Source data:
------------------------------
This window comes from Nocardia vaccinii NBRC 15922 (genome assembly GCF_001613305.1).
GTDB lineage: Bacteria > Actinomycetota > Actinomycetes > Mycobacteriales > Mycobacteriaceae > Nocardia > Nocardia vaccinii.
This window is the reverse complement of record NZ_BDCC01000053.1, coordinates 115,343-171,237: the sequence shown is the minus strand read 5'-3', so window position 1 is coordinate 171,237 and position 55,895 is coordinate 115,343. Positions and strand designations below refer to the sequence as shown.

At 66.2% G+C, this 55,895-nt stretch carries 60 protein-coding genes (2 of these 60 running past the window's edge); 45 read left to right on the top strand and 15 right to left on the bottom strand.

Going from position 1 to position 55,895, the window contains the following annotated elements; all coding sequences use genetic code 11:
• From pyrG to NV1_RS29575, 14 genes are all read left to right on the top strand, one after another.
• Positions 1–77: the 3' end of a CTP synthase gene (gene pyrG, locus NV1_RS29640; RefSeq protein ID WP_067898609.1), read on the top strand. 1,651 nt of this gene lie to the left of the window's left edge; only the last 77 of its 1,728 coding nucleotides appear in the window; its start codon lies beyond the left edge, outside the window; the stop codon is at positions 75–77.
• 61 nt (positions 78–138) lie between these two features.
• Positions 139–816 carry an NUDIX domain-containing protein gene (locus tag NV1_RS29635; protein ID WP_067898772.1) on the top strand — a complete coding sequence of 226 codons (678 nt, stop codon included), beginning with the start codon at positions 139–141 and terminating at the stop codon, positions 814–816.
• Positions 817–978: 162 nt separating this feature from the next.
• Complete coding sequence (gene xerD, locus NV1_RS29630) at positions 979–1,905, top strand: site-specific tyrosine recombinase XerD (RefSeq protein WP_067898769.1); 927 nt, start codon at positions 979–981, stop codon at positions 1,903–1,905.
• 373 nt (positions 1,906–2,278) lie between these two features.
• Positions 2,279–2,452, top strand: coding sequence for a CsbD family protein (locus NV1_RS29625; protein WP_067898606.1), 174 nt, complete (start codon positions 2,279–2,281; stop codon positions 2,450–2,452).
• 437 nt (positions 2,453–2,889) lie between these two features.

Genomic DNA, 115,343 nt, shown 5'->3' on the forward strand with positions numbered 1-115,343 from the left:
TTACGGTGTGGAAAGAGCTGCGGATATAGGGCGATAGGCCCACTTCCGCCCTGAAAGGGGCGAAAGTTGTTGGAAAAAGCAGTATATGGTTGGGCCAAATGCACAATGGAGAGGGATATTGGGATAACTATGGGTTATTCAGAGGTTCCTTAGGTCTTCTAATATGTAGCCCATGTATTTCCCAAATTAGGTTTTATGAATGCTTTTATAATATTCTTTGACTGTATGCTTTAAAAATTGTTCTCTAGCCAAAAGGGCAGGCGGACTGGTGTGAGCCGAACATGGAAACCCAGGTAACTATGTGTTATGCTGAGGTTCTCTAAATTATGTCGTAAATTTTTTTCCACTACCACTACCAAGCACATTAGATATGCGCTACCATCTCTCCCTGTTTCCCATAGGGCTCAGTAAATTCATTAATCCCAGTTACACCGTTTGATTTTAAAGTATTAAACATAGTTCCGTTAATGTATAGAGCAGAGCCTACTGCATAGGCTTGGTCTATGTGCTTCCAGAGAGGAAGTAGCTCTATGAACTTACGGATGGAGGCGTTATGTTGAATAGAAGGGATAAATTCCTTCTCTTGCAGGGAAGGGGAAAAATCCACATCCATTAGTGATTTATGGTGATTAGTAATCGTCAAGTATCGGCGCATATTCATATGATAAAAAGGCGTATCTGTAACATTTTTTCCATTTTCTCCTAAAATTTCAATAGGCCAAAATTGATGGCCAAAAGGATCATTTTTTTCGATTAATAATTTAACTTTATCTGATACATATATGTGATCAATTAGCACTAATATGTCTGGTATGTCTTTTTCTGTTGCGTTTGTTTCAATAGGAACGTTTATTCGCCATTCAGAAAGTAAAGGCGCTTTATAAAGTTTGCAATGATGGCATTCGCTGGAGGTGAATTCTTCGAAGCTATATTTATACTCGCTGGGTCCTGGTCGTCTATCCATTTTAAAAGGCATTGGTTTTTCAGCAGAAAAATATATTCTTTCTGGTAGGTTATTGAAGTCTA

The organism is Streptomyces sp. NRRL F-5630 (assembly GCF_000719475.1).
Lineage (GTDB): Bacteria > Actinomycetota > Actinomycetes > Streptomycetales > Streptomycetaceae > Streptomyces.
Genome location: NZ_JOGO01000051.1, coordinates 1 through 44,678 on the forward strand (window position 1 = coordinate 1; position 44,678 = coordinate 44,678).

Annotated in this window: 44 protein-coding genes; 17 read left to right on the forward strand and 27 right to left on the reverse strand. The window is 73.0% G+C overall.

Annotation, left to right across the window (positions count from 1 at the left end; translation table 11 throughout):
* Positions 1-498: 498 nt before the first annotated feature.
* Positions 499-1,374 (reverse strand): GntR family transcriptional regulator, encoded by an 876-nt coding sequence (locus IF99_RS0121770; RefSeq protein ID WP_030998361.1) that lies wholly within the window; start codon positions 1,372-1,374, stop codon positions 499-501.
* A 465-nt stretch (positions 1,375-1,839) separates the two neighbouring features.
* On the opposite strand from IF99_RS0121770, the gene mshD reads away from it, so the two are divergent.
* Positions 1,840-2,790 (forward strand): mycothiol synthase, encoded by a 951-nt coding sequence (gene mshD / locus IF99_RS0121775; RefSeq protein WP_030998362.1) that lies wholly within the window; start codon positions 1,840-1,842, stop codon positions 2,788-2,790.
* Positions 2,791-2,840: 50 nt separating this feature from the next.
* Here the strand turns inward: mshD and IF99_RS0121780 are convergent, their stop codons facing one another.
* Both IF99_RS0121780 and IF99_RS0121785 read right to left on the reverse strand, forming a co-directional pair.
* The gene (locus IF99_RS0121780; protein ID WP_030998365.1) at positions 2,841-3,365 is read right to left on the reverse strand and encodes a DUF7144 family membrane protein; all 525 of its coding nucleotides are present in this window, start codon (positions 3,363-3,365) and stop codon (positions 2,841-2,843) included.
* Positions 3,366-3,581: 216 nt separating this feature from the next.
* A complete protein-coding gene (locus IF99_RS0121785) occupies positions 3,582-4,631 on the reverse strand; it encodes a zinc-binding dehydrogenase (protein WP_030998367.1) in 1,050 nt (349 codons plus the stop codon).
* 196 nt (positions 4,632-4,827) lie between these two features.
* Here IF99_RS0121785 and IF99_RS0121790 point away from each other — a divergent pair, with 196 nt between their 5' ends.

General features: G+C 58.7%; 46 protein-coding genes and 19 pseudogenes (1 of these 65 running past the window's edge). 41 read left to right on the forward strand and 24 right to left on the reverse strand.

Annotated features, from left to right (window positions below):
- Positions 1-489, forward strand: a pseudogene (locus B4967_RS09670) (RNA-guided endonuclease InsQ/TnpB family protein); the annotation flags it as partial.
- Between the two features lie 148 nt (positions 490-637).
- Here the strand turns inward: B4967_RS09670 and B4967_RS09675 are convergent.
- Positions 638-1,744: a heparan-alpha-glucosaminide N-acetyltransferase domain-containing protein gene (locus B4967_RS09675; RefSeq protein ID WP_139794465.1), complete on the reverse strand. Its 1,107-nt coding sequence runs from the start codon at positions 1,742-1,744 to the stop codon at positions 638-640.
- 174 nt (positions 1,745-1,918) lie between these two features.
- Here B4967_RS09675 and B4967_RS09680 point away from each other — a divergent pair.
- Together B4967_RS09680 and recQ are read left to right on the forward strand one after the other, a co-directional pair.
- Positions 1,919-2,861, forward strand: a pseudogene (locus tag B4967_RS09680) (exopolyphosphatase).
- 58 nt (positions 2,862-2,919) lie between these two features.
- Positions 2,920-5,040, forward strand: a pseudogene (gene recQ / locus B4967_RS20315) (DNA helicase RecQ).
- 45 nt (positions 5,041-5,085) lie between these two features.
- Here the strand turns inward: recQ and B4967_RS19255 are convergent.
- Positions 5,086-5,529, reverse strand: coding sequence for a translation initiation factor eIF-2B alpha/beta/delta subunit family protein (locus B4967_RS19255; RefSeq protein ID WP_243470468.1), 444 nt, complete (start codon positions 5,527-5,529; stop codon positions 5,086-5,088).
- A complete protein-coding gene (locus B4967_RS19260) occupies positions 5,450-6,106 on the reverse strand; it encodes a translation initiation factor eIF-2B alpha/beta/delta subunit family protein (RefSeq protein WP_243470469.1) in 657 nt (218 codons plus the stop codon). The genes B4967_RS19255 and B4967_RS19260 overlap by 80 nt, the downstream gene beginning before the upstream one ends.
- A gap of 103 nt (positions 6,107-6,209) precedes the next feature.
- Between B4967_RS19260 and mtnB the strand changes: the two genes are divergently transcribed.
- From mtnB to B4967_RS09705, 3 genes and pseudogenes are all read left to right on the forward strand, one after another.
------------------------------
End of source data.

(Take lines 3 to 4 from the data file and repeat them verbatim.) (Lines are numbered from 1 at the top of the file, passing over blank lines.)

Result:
This window is the reverse complement of record NZ_BDCC01000053.1, coordinates 115,343-171,237: the sequence shown is the minus strand read 5'-3', so window position 1 is coordinate 171,237 and position 55,895 is coordinate 115,343. Positions and strand designations below refer to the sequence as shown.

At 66.2% G+C, this 55,895-nt stretch carries 60 protein-coding genes (2 of these 60 running past the window's edge); 45 read left to right on the top strand and 15 right to left on the bottom strand.